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Death and the Grieving Process in Families

  • By: Dorothy S. Becvar
  • In: Encyclopedia of Family Health
  • Edited by: Martha Craft-Rosenberg & Shelley-Rae Pehler
  • Subject:Family Health, Family Policy, Family Law

When death occurs, the grieving process in families is influenced by the way it arrives, the cause and timing of the death, and the various relationships involved. Additional family-related factors include past experiences with death, patterns of grieving, developmental stages of individuals and the family, ethnicity, spiritual/religious orientation, and belief systems. Also significant is lack of preparation given a societal reluctance to deal with death and related issues until faced with them as a reality. After a brief discussion of the historical context of grief process theories, this entry discusses the various influences on the grieving process, desired health outcomes, and recommended interventions and support for survivors.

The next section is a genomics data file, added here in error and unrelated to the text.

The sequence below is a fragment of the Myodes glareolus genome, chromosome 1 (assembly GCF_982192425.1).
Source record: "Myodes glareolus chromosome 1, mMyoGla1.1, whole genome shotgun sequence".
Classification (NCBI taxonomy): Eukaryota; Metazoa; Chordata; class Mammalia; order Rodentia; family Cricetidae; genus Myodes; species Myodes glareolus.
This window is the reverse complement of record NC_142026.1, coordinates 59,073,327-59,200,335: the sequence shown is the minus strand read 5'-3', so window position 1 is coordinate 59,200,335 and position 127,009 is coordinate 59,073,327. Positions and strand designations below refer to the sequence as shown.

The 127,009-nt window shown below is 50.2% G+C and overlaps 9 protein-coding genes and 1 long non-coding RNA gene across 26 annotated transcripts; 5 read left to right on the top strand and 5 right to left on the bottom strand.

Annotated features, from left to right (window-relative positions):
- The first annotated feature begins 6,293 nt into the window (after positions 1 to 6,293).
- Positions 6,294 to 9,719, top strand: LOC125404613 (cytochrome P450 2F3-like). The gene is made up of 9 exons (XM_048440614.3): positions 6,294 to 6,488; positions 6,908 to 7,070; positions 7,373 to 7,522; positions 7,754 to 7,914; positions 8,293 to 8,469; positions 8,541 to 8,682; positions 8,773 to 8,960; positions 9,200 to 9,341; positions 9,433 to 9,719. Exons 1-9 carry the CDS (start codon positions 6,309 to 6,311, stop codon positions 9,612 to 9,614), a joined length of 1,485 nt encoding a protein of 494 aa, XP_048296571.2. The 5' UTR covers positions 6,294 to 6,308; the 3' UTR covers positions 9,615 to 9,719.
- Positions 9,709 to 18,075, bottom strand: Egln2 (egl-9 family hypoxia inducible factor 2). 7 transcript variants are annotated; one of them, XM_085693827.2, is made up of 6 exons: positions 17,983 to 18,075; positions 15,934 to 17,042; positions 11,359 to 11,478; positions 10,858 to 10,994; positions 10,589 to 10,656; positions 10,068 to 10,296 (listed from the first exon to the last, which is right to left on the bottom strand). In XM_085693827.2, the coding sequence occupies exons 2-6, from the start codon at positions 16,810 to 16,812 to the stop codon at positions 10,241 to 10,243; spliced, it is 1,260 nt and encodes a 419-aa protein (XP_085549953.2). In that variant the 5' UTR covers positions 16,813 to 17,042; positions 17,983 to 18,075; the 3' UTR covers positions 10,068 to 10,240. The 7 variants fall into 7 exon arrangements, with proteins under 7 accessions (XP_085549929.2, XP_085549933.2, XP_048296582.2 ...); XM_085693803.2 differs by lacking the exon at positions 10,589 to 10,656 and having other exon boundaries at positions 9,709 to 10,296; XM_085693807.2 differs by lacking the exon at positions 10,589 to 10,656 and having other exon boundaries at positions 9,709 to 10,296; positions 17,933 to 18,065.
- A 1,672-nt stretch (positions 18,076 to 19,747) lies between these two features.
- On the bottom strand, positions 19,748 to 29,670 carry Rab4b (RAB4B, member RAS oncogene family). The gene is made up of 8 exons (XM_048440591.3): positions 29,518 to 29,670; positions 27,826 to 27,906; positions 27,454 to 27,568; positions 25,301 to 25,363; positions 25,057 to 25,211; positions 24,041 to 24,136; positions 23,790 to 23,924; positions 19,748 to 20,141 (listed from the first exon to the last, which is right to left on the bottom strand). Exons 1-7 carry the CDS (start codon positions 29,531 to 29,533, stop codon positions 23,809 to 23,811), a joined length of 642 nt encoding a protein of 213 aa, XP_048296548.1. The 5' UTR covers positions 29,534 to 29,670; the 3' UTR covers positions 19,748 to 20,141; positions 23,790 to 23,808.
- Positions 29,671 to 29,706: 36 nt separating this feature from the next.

Historical Context

Increased professional interest in death and dying was sparked during the late 1960s by Elisabeth Kübler-Ross, who focused ...

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